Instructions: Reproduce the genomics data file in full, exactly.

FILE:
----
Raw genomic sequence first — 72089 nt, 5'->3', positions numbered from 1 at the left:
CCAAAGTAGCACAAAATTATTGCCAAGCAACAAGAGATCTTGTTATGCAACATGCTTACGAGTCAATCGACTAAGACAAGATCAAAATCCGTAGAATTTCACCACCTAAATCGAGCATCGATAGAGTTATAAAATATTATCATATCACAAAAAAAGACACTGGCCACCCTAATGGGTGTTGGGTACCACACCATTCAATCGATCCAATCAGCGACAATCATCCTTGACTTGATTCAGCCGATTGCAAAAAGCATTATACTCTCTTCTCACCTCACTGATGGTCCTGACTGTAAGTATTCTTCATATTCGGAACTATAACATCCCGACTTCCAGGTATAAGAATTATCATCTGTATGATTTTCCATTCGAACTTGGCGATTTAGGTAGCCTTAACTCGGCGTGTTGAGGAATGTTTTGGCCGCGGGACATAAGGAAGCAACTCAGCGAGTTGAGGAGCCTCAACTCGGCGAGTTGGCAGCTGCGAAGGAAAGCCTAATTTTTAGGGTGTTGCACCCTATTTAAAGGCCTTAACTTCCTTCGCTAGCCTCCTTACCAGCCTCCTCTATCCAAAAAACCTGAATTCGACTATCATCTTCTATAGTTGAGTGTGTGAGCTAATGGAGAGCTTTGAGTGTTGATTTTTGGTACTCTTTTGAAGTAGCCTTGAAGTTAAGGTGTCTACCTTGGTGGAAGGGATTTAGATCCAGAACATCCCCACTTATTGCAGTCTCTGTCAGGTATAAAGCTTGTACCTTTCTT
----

Raw genomic sequence first — 72089 nt, 5'->3', positions numbered from 1 at the left:
CCAAAGTAGCACAAAATTATTGCCAAGCAACAAGAGATCTTGTTATGCAACATGCTTACGAGTCAATCGACTAAGACAAGATCAAAATCCGTAGAATTTCACCACCTAAATCGAGCATCGATAGAGTTATAAAATATTATCATATCACAAAAAAAGACACTGGCCACCCTAATGGGTGTTGGGTACCACACCATTCAATCGATCCAATCAGCGACAATCATCCTTGACTTGATTCAGCCGATTGCAAAAAGCATTATACTCTCTTCTCACCTCACTGATGGTCCTGACTGTAAGTATTCTTCATATTCGGAACTATAACATCCCGACTTCCAGGTATAAGAATTATCATCTGTATGATTTTCCATTCGAACTTGGCGATTTAGGTAGCCTTAACTCGGCGTGTTGAGGAATGTTTTGGCCGCGGGACATAAGGAAGCAACTCAGCGAGTTGAGGAGCCTCAACTCGGCGAGTTGGCAGCTGCGAAGGAAAGCCTAATTTTTAGGGTGTTGCACCCTATTTAAAGGCCTTAACTTCCTTCGCTAGCCTCCTTACCAGCCTCCTCTATCCAAAAAACCTGAATTCGACTATCATCTTCTATAGTTGAGTGTGTGAGCTAATGGAGAGCTTTGAGTGTTGATTTTTGGTACTCTTTTGAAGTAGCCTTGAAGTTAAGGTGTCTACCTTGGTGGAAGGGATTTAGATCCAGAACATCCCCACTTATTGCAGTCTCTGTCAGGTATAAAGCTTGTACCTTTCTT